BISFF Correspondence 通信计划
为了跨越种种障碍，开辟更多交流空间，我们设置了“BISFF Correspondence 通信计划”，对部分国际单元的参展作者进行系列访谈，这些访谈将在作品放映后发布在联展各个媒体平台。
This program involves conducting brief email interviews with the directors of the international films featured in the festival, in lieu of the traditional Q&A session that follows the screenings. Through this program, we hope to provide a platform for filmmakers to discuss their work and share their insights with our audience in China.
Semiotics of the Home｜家庭符号学
Hsin-Yu Chen, Jessi Ali Lin
USA｜No Dialogue ｜0:07:55｜2023
Director导演:Hsin-Yu Chen, Jessi Ali Lin
Q1 : Why was it filmed in an abandoned dump? Can it be understood as a rebellionagainst “home” in a general sense?
A1 : The work was filmed at an industrial waste recycling center in Philadelphia, which takes in a lot of demolition and construction materials. We were interested in the recycling center as a site that reflected the quickly gentrifying landscape of the city. Developers come in, demolish the site, and build modular apartments as efficiently as possible. Large industrial machines are integral to the laboring process, whether for tearing down old houses or attaching wall pieces to building facades. The contrast between the notion of an intimate home and its industrial process became a driving force for the work. We also wonder if the notion of warmth is only a blanket to mask the reality that these modular structures are places to house our ever laboring bodies.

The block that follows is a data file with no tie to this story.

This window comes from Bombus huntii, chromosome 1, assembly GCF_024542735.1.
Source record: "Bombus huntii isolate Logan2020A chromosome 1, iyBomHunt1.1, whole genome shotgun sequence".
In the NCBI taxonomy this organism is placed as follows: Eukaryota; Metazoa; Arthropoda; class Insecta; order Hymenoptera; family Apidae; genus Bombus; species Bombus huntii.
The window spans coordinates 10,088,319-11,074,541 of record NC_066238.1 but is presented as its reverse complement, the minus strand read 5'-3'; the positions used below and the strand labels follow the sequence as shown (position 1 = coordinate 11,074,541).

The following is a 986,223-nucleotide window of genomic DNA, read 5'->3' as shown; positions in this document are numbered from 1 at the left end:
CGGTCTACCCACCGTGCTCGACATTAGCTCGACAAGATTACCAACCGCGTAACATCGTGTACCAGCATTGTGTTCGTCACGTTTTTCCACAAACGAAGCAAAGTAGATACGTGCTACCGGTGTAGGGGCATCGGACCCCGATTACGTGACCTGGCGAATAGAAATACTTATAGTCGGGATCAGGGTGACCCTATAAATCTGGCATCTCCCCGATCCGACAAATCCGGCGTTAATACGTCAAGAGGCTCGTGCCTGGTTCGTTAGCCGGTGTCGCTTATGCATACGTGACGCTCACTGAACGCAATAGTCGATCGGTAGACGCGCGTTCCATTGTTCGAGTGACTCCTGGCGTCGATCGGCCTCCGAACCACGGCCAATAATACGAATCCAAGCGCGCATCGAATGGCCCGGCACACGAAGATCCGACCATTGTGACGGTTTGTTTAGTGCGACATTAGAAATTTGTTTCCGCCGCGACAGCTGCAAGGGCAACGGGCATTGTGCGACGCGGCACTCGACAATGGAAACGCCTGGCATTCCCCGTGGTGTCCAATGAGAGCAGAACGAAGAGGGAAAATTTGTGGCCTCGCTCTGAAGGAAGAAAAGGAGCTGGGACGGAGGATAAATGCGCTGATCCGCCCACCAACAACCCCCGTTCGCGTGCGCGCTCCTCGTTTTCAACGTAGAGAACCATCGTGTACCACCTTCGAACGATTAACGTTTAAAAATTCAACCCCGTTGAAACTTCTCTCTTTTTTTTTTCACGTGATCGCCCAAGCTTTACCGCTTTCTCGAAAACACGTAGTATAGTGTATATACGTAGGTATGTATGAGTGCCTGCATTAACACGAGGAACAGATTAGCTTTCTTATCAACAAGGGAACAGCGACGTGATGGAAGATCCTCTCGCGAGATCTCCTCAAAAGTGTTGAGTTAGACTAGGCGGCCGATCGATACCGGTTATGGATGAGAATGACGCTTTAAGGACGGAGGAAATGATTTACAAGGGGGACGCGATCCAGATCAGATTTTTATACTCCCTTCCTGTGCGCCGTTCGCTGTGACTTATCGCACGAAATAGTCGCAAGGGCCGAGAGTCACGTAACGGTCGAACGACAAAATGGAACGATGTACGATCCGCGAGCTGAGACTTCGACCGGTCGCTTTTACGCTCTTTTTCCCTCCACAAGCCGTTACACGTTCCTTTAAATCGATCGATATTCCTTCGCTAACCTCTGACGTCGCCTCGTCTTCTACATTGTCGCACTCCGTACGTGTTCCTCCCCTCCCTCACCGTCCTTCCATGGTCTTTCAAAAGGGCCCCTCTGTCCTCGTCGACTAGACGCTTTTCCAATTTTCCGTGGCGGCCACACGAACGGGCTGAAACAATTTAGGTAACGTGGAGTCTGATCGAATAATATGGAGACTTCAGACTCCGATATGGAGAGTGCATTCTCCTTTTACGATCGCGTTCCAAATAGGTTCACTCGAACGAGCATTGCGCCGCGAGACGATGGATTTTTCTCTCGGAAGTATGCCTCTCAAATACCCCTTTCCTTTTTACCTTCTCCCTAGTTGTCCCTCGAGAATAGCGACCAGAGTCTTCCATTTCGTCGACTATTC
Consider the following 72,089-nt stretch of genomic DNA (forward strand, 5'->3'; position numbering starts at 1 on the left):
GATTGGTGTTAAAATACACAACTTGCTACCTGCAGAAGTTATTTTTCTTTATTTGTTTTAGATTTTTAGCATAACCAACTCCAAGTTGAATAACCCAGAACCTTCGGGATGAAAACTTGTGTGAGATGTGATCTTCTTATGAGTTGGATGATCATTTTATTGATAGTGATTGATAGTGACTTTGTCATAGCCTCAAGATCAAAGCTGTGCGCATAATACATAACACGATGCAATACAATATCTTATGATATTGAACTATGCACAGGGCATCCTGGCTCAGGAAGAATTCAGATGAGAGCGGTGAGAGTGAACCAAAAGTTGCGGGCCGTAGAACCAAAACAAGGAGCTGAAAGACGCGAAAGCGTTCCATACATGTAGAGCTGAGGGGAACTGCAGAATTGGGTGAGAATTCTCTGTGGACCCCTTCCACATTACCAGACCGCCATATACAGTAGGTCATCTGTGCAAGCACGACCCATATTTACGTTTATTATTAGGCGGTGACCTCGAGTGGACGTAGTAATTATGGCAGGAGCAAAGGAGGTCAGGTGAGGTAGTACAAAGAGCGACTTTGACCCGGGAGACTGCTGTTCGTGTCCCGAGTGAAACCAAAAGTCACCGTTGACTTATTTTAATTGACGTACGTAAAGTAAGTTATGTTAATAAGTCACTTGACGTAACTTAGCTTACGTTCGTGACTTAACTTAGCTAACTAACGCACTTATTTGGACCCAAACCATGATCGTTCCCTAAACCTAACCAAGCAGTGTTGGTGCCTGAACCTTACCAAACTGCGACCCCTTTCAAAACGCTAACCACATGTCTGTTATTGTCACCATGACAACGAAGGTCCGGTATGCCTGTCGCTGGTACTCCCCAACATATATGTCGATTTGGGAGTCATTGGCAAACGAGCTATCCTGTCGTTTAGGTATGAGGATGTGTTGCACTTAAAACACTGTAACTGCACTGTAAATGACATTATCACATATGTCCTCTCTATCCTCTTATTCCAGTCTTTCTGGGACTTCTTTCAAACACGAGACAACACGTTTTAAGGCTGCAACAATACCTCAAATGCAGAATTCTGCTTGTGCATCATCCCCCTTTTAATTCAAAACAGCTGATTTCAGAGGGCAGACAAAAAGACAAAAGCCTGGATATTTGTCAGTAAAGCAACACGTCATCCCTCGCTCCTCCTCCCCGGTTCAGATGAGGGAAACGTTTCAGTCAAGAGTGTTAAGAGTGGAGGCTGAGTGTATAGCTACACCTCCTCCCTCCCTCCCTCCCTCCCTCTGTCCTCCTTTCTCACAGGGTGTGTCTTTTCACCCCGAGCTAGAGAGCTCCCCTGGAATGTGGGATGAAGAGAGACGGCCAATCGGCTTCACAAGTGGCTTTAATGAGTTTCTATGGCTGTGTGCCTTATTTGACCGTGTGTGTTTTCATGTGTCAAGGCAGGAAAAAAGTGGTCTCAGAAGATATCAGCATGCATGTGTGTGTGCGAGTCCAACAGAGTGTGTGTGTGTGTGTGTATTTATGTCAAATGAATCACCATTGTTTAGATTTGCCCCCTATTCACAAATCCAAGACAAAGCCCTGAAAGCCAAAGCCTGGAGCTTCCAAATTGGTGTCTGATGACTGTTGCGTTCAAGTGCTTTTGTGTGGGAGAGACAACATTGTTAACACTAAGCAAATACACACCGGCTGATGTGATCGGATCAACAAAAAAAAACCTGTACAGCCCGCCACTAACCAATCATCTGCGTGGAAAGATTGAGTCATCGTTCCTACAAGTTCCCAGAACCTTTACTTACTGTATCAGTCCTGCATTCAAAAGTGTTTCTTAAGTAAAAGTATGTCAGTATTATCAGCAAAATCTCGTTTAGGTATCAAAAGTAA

Q2 : Construction machines were cast as actors in the film, completing daily tasks such as cooking, cleaning, eating, and resting. However, the behavior of the large machinery does not give the audience a strong sense of separation. In what ways are inanimate machines endowed with tender emotional overtones? Is there a unique symbolic meaning behind this setting?
A2 : Interested in these machines as an integral part of the home building process, we thought it would be subversive to cast them as inhabitants of the homes they’ve built. This role reversal at once hints to the endless nature of labor, extending it to the home which should be a resting place. The absurdity of industrial machines performing delicate gestures highlight the nature of labor behind both house building and homemaking.
Q3 : At the end of the film, the construction machinery swings from top to bottom and from left to right. This action lasted for almost a minute, but no clear subtitle was given. What does it refer to? Why did you choose it as a wrap-up to your action collection?
A3 : The work titled “Semiotics of the Home'' hints at Martha Rosler’s “Semiotics of the Kitchen'' where Rosler goes through kitchen tools in an alphabetic order. Similar to Rosler, where she violently draws in the air with her hands the last alphabets, we were interested in how this would come across with a large machine body. Since the machine is big, we couldn’t draw “X, Y, Z” quickly. The speed and weight reflected on the limitation of the machine body, which responded well with the general theme of the work.